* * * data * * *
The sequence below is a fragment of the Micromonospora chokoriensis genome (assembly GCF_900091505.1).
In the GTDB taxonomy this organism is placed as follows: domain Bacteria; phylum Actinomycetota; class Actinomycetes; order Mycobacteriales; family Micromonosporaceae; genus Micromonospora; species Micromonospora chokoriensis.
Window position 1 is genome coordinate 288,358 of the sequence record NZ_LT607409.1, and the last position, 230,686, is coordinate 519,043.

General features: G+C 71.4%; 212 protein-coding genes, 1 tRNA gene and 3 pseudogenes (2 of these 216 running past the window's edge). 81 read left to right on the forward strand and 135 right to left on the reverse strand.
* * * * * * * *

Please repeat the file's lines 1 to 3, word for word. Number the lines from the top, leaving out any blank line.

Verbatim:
The sequence below is a fragment of the Micromonospora chokoriensis genome (assembly GCF_900091505.1).
In the GTDB taxonomy this organism is placed as follows: domain Bacteria; phylum Actinomycetota; class Actinomycetes; order Mycobacteriales; family Micromonosporaceae; genus Micromonospora; species Micromonospora chokoriensis.
Window position 1 is genome coordinate 288,358 of the sequence record NZ_LT607409.1, and the last position, 230,686, is coordinate 519,043.